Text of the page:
Public-sector bank top brass to get extra cover for bonafide decisions

The government is considering a proposal to grant greater protection to senior executives of state-run banks, akin to the immunity enjoyed by government servants, to shield them from easy arrests and harassment for “honest business errors” and encourage them to lend without fear, official and banking sources told FE.

One of the proposals being weighed aims to ensure that public-sector bankers are granted protection (like government officials) under Section 197 of the Code of Criminal Procedure (CrPC). This section prohibits the courts from taking cognisance of criminal charges against government servants without prior sanction of the competent authority.

“The finance ministry and the Indian Banks’ Association (IBA), which has been pushing for higher protection to bankers, are in talks on this issue,” said one of the sources. Once the finance ministry endorses the proposal, it will be sent to the ministry of law for vetting, he added.

Bankers say, according to extant guidelines, to arrest senior officials of a PSB up to the level of general managers, the approval of the managing director of the bank is required. Similarly, the approval of the department of financial services is needed to arrest the MDs or executive directors of PSBs. However, these guidelines have often been flouted by state police on one pretext or another, which will only change once the protection is enshrined in the CrPC, they added.

The move to accord greater protection to PSB staff on honest commercial decisions comes at a time when the government is nudging state-run banks to satiate the growing credit appetite of investors and help spur economic growth. Following a spate of high-profile arrests in recent years, public-sector bankers feel the extant mechanism has proved to be inadequate to curb arbitrary actions, especially by local police. The arrests also prompted them to turn more risk-averse, which weighed on the broader credit disbursement.

Having remained subdued over most part of the last two years, credit growth has improved in recent months, and the government wants this momentum to accelerate further. Non-food bank credit grew 9.7% in March, compared with 8% in the previous month and 4.5% a year before. However, loans to industry grew at a slower pace of 7.1% even on a marginally-contracted base.

The clamour for a more robust protection mechanism grew shriller after former State Bank of India (SBI) chairman Pratip Chaudhury was suddenly arrested by Rajasthan police in an alleged loan fraud case last year, long after his retirement, on the basis of a warrant issued by the Jaisalmer court. The allegations (labelled by defaulters) against Chaudhuri included borrowers’ properties worth Rs 200 crore being sold for Rs 25 crore after SBI had seized them for non-repayment of the loan. The bank sold the properties to Alchemist Asset Reconstruction Company a good six months after Chaudhuri had retired. SBI defended its former chairman. Chaudhuri got bail, but not before 8-9 days.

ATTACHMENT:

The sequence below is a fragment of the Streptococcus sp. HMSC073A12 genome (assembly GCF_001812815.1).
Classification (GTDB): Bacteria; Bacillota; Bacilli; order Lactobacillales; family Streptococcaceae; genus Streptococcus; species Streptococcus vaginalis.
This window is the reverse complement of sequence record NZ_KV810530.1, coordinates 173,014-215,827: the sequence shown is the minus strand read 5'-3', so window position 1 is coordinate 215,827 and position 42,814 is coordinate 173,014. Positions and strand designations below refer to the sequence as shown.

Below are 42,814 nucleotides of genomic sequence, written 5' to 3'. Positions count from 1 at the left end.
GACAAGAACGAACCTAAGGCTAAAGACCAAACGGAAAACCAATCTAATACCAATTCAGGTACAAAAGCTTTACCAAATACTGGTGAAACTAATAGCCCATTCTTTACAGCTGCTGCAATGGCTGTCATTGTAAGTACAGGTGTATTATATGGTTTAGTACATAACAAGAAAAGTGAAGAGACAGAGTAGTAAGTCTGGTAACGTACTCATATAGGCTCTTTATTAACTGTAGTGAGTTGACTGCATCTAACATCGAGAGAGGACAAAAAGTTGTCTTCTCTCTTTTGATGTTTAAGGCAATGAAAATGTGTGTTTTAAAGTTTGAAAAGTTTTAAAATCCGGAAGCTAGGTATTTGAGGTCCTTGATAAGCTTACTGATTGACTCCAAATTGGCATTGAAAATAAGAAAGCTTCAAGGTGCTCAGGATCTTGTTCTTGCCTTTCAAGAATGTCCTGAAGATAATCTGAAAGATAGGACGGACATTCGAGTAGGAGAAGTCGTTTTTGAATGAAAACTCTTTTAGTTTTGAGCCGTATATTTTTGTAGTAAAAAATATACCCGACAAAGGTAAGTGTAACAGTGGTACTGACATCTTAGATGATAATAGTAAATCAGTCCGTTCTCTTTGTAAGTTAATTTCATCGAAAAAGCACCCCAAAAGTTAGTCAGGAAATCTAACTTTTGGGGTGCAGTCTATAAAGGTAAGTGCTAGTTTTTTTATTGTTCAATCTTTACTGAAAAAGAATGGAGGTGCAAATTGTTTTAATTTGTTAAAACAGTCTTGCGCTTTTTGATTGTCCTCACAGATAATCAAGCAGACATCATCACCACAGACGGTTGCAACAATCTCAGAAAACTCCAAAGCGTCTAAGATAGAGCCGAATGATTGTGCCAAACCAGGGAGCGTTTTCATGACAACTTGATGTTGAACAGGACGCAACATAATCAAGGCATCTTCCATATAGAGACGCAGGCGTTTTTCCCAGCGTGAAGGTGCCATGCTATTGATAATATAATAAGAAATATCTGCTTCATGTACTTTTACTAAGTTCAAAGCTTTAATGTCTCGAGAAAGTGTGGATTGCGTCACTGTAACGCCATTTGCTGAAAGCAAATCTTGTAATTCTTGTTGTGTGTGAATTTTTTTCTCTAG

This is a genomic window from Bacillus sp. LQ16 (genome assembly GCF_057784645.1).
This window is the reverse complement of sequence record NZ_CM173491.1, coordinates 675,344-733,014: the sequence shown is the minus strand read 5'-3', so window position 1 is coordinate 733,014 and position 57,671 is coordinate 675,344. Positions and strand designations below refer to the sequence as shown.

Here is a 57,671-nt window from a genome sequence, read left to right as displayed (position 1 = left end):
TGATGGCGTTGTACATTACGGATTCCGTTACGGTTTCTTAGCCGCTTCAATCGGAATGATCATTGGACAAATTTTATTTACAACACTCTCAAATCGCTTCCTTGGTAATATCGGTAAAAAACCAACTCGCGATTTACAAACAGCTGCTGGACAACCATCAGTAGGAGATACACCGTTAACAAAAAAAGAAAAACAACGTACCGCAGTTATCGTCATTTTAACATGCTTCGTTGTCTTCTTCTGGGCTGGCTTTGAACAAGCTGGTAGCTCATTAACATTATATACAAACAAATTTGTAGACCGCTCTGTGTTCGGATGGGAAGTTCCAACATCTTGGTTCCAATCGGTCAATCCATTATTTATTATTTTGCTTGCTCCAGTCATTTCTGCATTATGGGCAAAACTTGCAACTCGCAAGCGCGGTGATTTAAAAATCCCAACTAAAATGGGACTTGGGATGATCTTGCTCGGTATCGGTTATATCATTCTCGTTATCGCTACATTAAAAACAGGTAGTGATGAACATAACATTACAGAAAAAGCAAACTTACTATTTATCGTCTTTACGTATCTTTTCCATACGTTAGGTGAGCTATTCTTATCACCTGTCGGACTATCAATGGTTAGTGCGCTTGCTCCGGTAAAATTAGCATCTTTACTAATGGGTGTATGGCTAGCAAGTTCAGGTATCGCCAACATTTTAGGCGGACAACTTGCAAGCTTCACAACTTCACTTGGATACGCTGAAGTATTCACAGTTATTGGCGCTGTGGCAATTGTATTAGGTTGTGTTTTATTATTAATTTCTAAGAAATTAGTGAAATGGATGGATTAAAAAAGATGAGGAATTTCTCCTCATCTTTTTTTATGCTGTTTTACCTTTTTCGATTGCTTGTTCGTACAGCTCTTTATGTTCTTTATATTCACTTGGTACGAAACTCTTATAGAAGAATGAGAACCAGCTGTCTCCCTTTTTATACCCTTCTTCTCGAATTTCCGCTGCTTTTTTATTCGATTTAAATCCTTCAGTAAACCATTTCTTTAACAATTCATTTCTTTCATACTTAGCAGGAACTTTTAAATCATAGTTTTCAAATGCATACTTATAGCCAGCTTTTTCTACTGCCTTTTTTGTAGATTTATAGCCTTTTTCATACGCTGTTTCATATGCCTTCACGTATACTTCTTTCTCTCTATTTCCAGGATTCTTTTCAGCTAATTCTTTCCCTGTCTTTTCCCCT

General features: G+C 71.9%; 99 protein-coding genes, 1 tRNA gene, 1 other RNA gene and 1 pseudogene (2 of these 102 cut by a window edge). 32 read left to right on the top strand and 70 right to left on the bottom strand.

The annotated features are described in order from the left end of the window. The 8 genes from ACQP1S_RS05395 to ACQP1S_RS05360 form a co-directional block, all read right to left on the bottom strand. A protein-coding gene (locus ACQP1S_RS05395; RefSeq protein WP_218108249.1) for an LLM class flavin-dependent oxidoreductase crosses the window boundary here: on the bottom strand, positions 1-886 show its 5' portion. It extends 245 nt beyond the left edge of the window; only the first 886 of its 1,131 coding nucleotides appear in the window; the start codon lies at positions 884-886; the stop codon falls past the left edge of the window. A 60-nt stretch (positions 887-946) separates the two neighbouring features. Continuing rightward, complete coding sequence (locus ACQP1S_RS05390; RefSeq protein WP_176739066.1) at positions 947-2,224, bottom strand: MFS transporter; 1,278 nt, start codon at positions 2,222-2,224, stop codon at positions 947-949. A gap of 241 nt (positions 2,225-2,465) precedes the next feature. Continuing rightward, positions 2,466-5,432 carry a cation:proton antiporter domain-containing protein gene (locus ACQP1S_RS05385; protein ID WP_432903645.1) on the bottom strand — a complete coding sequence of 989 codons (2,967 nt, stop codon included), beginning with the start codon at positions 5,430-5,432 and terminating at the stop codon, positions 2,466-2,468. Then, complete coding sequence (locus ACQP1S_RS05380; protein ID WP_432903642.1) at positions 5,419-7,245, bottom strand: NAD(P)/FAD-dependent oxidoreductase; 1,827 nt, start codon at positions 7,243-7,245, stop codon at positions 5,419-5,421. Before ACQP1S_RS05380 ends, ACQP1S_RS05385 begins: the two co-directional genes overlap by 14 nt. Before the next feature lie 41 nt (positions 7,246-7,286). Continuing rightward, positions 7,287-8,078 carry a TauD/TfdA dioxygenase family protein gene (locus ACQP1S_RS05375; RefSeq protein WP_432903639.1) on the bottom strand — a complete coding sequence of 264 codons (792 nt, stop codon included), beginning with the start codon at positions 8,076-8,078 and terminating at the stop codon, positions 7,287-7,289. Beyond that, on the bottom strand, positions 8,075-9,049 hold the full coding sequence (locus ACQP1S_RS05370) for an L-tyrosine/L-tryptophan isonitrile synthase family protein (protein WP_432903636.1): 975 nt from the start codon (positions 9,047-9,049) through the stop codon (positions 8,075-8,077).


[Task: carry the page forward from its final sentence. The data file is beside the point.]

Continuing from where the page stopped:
Similarly, in 2018, Bank of Maharashtra chief executive Ravindra Prabhakar Marathe, his predecessor and other top officials were arrested in a Rs 2,043-crore loan fraud case. However, within about four months, the Pune police filed a closure report for lack of evidence.

To discourage such actions, the department of personnel & training, in a circular in September 2021, stipulated standard operating procedures for tackling cases under Section 17A of the Prevention of Corruption Act (PCA). The circular says any police investigation on decisions taken by public servants while discharging their duties will require prior approval from the competent authority. In fact, Section 17A was inserted in the PCA in July 2018. Still, these measures didn’t stop the arrests of bankers by state police.

“Despite good intention and the support for bankers announced by the central government, bankers are still being hounded, mainly by state police. Moreover, it is observed that senior bankers are targeted, often by defaulters, after their retirement. All these have to stop,” said the executive director of a state-run bank.

Late last year, the government finalised a consolidated staff accountability framework for bad loan accounts up to Rs 50 crore. The framework, which came into force on April 1, 2022, is meant to identify and punish only those bank officers who are prima facie responsible for the lapses or non-compliance of laid-down procedures or misconduct and/or non-adherence to the “due-diligence” norms.

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